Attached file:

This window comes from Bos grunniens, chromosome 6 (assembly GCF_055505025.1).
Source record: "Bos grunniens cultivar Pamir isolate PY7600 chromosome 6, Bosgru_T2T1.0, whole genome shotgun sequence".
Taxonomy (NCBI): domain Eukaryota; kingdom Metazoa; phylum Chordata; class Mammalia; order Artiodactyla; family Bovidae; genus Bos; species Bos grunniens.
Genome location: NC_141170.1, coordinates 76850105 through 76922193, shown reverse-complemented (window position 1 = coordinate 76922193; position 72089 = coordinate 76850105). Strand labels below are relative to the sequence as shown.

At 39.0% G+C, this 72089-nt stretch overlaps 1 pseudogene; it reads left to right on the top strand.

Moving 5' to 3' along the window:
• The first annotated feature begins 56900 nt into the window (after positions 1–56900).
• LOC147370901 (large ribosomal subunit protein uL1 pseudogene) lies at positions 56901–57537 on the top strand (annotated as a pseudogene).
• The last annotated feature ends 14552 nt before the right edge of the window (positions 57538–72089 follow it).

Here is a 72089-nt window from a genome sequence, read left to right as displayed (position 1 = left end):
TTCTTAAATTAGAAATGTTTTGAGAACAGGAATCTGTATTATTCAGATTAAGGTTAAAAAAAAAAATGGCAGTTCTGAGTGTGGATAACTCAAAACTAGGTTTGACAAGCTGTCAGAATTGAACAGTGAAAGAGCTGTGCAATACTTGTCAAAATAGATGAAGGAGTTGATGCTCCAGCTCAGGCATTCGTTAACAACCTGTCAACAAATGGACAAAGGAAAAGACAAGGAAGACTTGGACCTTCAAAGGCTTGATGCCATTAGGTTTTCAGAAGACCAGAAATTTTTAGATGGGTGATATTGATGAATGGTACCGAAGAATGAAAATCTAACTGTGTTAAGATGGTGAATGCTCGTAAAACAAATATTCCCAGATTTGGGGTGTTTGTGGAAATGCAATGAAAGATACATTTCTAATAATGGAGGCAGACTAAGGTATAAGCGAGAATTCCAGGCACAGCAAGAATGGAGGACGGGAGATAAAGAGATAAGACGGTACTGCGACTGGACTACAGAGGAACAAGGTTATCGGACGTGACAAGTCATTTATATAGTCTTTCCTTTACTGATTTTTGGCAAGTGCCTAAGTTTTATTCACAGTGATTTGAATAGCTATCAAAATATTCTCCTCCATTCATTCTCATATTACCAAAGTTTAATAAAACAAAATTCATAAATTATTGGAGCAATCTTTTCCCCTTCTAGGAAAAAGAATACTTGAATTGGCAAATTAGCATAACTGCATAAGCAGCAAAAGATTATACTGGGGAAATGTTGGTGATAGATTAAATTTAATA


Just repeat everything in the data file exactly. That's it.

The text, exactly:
This window comes from Bos grunniens, chromosome 6 (assembly GCF_055505025.1).
Source record: "Bos grunniens cultivar Pamir isolate PY7600 chromosome 6, Bosgru_T2T1.0, whole genome shotgun sequence".
Taxonomy (NCBI): domain Eukaryota; kingdom Metazoa; phylum Chordata; class Mammalia; order Artiodactyla; family Bovidae; genus Bos; species Bos grunniens.
Genome location: NC_141170.1, coordinates 76850105 through 76922193, shown reverse-complemented (window position 1 = coordinate 76922193; position 72089 = coordinate 76850105). Strand labels below are relative to the sequence as shown.

At 39.0% G+C, this 72089-nt stretch overlaps 1 pseudogene; it reads left to right on the top strand.

Moving 5' to 3' along the window:
• The first annotated feature begins 56900 nt into the window (after positions 1–56900).
• LOC147370901 (large ribosomal subunit protein uL1 pseudogene) lies at positions 56901–57537 on the top strand (annotated as a pseudogene).
• The last annotated feature ends 14552 nt before the right edge of the window (positions 57538–72089 follow it).

Here is a 72089-nt window from a genome sequence, read left to right as displayed (position 1 = left end):
TTCTTAAATTAGAAATGTTTTGAGAACAGGAATCTGTATTATTCAGATTAAGGTTAAAAAAAAAAATGGCAGTTCTGAGTGTGGATAACTCAAAACTAGGTTTGACAAGCTGTCAGAATTGAACAGTGAAAGAGCTGTGCAATACTTGTCAAAATAGATGAAGGAGTTGATGCTCCAGCTCAGGCATTCGTTAACAACCTGTCAACAAATGGACAAAGGAAAAGACAAGGAAGACTTGGACCTTCAAAGGCTTGATGCCATTAGGTTTTCAGAAGACCAGAAATTTTTAGATGGGTGATATTGATGAATGGTACCGAAGAATGAAAATCTAACTGTGTTAAGATGGTGAATGCTCGTAAAACAAATATTCCCAGATTTGGGGTGTTTGTGGAAATGCAATGAAAGATACATTTCTAATAATGGAGGCAGACTAAGGTATAAGCGAGAATTCCAGGCACAGCAAGAATGGAGGACGGGAGATAAAGAGATAAGACGGTACTGCGACTGGACTACAGAGGAACAAGGTTATCGGACGTGACAAGTCATTTATATAGTCTTTCCTTTACTGATTTTTGGCAAGTGCCTAAGTTTTATTCACAGTGATTTGAATAGCTATCAAAATATTCTCCTCCATTCATTCTCATATTACCAAAGTTTAATAAAACAAAATTCATAAATTATTGGAGCAATCTTTTCCCCTTCTAGGAAAAAGAATACTTGAATTGGCAAATTAGCATAACTGCATAAGCAGCAAAAGATTATACTGGGGAAATGTTGGTGATAGATTAAATTTAATA